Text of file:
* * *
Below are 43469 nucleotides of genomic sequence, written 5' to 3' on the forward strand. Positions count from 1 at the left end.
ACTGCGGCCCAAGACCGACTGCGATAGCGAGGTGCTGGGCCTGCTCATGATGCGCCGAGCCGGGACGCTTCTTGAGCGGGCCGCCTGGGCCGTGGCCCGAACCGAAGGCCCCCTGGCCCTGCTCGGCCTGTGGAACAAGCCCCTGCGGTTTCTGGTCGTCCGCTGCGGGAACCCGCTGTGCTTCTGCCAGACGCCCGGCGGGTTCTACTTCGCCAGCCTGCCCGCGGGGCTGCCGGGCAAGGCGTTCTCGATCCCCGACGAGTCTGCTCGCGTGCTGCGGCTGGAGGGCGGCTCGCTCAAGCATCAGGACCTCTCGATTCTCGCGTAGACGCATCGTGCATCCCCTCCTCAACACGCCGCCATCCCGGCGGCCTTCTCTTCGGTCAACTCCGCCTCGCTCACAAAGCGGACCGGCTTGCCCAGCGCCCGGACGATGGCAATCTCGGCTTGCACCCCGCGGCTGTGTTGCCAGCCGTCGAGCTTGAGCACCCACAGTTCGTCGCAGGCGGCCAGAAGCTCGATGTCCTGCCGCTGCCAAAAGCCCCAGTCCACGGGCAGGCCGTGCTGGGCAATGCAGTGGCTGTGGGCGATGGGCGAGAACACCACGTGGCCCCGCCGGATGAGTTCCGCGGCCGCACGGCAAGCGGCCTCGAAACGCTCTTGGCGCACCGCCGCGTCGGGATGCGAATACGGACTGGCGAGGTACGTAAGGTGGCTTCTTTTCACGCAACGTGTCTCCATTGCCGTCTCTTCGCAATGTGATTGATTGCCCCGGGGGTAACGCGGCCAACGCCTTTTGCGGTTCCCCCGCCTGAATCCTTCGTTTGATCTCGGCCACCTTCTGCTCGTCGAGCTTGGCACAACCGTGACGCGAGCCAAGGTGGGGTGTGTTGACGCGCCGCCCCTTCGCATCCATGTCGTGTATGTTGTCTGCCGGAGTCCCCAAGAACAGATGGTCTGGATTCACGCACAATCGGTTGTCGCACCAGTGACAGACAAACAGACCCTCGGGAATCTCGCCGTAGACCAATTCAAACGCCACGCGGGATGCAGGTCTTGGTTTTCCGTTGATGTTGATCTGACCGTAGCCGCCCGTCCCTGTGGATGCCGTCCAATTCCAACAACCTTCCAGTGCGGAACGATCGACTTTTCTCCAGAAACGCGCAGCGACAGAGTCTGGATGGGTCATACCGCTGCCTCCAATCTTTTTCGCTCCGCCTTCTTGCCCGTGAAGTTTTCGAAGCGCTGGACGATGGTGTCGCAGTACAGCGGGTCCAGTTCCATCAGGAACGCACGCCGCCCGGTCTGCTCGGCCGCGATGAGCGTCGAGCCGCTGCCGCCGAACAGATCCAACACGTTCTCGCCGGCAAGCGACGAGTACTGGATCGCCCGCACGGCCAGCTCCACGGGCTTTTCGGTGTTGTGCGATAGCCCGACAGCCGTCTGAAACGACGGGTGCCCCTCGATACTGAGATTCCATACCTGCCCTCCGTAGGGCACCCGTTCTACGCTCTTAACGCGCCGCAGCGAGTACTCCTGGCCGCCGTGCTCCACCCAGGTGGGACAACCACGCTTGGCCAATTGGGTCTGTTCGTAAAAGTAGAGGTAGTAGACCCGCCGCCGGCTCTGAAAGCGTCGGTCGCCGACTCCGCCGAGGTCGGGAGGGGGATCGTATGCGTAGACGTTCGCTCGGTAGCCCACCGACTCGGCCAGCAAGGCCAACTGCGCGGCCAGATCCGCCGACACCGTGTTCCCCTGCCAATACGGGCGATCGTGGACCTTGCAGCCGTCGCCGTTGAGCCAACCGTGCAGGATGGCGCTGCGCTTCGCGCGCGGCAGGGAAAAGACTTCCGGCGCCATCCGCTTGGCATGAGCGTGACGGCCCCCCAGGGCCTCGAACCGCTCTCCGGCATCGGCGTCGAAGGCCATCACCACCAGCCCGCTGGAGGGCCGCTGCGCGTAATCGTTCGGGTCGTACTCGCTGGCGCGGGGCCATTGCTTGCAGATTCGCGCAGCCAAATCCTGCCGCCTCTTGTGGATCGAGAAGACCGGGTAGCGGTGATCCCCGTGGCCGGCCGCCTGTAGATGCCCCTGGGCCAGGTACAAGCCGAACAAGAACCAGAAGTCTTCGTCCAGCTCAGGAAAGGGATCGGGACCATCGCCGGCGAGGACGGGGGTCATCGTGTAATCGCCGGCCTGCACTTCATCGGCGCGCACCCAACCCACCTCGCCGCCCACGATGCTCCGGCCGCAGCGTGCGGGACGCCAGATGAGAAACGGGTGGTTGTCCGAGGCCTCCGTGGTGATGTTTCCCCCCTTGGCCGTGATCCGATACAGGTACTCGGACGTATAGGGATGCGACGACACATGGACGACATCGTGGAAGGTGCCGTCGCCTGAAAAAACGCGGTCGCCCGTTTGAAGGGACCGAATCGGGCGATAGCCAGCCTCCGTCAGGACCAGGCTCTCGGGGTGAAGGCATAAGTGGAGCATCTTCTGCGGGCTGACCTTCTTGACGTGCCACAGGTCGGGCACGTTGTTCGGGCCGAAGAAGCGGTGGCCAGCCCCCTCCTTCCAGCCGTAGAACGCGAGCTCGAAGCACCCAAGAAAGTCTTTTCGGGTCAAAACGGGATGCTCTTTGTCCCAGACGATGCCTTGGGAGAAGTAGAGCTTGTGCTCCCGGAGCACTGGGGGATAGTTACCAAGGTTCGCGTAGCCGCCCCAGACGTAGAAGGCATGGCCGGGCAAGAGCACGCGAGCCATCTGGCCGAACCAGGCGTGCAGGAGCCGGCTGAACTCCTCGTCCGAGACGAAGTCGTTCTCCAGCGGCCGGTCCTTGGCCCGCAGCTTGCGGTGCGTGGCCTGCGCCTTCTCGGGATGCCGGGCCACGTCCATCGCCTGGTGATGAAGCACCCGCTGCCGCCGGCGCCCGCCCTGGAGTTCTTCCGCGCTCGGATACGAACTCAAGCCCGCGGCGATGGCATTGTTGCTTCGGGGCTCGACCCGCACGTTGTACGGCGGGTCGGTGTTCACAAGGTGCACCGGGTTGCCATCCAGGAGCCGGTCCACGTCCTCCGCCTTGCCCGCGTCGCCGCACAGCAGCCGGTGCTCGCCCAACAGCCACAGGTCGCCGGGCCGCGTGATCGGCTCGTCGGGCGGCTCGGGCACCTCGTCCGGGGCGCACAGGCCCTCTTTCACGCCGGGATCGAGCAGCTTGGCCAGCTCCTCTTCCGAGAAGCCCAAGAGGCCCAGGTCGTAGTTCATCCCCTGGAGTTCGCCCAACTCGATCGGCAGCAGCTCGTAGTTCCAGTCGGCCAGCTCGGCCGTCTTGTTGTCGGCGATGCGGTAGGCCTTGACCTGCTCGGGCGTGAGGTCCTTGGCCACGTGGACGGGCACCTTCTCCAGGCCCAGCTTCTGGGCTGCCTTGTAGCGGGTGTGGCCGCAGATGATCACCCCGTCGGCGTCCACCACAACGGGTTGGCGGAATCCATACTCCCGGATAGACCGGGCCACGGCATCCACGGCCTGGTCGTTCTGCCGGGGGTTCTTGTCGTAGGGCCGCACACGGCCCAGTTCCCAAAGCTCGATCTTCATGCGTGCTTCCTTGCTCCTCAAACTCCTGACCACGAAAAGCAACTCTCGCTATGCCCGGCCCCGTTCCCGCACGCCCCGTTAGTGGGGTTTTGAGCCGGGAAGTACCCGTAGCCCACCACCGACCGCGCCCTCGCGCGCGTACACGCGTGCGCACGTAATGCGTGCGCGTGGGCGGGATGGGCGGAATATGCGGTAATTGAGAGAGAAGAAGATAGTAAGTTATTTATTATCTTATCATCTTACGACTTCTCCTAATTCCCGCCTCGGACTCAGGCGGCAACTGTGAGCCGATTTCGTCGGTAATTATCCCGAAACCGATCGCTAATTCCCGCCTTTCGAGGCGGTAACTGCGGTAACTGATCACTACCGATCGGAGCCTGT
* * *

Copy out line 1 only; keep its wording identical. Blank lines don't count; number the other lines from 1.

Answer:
Below are 43469 nucleotides of genomic sequence, written 5' to 3' on the forward strand. Positions count from 1 at the left end.